Mark concluded: “Perhaps the most bullish thing that could happen in coming sessions, according to contrarians, would be for the market to undergo further declines, and that those declines prove to be so discouraging that a majority of the currently bullish market timers decide to throw in the towel.”

Well, at least it looks like this process is underway.



Top 10 Indexed Annuity Misconceptions

Article by Sheryl Moore (AnnuityNews)

June 7, 2011 -- Negative and inaccurate publicity on indexed annuities seems to overshadow the product's value at times. It is frustrating to see how hard it is for consumers to find accurate and reliable information on these products. I have spent the past four years personally responding to, and correcting, every published piece of misinformation on indexed insurance products. For these reasons, I thought it appropriate to list the “Top 10 Indexed Annuity Misconceptions.” 

10. All indexed annuities have high surrender charges: Actually, more than 75 percent of indexed annuities sold had a 10-year surrender charge or less as of the first quarter of this year. Although there is an indexed annuity with 16-year surrender charge, no one seems to mention that there are also indexed annuities with surrender charges as short as three years.

 9. All indexed annuities have big bonuses: Not so. In fact, about four out of 10 indexed annuities have no premium bonus at all. Admittedly, most of the advertisements that we see on indexed annuities are for big bonus products. But what is more enticing than seeing how you can “Earn 10 percent while your client gets a 25 percent bonus”? It's a great teaser, but can it close the sale? In truth, more than 75 percent of indexed annuities have less than a double-digit bonus; and as of the first quarter, more than 30 percent of all indexed annuities sold had only a 5 percent premium bonus on them.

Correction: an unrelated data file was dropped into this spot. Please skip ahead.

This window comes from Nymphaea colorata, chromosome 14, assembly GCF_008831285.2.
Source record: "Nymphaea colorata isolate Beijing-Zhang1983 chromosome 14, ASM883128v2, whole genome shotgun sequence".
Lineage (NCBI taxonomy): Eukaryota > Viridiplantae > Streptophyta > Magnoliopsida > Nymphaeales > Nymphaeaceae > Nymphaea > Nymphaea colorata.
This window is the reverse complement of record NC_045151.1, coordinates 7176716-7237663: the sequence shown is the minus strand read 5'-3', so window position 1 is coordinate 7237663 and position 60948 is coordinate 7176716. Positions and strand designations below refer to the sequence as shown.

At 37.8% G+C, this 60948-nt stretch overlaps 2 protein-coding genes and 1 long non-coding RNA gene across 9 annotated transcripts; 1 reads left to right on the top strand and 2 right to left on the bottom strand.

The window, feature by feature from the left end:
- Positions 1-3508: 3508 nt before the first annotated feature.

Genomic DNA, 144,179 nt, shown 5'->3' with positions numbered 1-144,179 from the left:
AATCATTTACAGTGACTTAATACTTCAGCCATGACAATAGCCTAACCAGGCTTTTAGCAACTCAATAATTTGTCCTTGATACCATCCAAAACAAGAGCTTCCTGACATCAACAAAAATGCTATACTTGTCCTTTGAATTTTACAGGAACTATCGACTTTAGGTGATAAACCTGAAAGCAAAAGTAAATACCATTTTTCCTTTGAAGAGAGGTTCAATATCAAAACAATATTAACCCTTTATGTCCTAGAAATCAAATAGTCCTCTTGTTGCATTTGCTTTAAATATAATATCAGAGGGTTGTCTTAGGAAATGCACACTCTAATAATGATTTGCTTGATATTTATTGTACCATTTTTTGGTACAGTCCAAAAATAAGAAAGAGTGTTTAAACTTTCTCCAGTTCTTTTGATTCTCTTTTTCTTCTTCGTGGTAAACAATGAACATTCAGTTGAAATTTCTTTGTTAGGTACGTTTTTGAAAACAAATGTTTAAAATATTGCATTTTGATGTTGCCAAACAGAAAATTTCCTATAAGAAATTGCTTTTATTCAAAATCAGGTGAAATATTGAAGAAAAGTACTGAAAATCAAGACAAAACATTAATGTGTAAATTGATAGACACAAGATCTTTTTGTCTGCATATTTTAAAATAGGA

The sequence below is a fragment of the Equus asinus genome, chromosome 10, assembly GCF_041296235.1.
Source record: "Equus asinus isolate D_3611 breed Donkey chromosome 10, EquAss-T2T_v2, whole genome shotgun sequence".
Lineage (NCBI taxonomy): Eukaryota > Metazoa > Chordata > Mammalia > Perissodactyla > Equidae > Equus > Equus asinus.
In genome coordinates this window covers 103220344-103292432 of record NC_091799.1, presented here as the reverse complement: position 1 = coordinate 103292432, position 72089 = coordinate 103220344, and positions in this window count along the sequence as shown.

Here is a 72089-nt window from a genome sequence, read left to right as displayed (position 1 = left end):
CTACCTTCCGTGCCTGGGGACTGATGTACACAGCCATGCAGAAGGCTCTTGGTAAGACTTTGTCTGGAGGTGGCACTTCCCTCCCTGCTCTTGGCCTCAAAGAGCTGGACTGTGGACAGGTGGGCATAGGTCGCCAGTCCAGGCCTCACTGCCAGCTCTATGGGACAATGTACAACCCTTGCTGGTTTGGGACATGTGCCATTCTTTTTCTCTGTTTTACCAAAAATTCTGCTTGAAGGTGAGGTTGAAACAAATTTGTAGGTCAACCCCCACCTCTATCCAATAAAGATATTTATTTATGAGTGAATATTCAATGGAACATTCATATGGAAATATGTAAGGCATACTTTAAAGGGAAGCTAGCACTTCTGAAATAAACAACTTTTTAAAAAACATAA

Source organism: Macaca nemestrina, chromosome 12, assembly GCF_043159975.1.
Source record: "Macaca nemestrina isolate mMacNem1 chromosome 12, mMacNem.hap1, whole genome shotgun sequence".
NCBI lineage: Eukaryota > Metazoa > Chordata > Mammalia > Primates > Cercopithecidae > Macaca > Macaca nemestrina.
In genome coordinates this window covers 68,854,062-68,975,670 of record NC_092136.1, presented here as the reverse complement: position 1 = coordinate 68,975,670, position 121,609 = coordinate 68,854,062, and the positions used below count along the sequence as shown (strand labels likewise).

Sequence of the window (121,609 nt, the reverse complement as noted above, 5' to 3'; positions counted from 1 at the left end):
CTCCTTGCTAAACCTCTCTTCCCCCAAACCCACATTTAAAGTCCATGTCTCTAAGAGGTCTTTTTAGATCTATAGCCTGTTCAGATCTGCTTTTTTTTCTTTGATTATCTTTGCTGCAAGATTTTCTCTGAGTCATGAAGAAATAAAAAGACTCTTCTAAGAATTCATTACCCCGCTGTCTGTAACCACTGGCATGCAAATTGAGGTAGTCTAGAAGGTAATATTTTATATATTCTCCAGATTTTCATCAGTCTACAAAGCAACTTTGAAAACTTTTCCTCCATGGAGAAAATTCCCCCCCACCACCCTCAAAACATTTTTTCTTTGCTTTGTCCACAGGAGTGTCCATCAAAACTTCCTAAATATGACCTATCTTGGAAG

It's Time to Stop One-Sided Retirement Planning:

Article by Wendy Waugaman (CNBC News)

Americans have lost more than $2 trillion in retirement savings in the last three and a half years. A recent AP poll says 42% of Baby Boomers surveyed said they'd delayed retirement due to lost money in their retirement plans, personal investments or real estate during the recent economic meltdown.

Yet many retirement planners only advocate the stock market and investment products as retirement savings solutions, skipping Baby Boomers' needs for safer alternatives. Additionally, the government has expressed concern that current defined contribution plans do not adequately provide options for guaranteed lifetime income. The upshot — One-sided, market-dominated planning advice that only further endangers retirement.




Public losing confidence in Social Security: Annuities are the answer!

By Seth Kravitz


May 11, 2011 -- Many Americans don't believe they will receive the full Social Security benefits due them when they retire.

This is not merely a recent phenomenon sparked by challenges to the federal budget and authorized federal debt levels. There are lots of people tossing and turning all night regardless of whether or not Congress is in session.

This insecurity toward Social Security is good news for the annuity industry.Consumers who are fearful about government resources know—or at least suspect—that they should be looking for ways to fund retirement. And annuity agents offer a concrete answer to free-floating financial anxiety and fears.

Do your clients believe Social Security will be there when they need it?




People 70 or older may find an annuity offers better income than a term deposit.

By JOHN ARCHER, Special to The Gazette May 9, 2011 8:36 AM

 MONTREAL - A headline recently caught my eye: "Number of 100-year-olds is booming in the U.S." The article went on to say that America's population of centenarians had doubled in the past 20 years and  was estimated to perhaps double again (or grow by even more) by 2020, according to the latest U.S. Census Bureau information.

 This meant that about 23 out of every 100,000 Americans had reached age 100 in 2010. The increased longevity is being attributed to healthier lifestyles, good genes and active minds.

  Certainly it can be estimated that the Canadian experience has been similar, if not better, given our access to health care and lower crime rates. Assuming this is the case, one had better position their  ources of longevity income accordingly.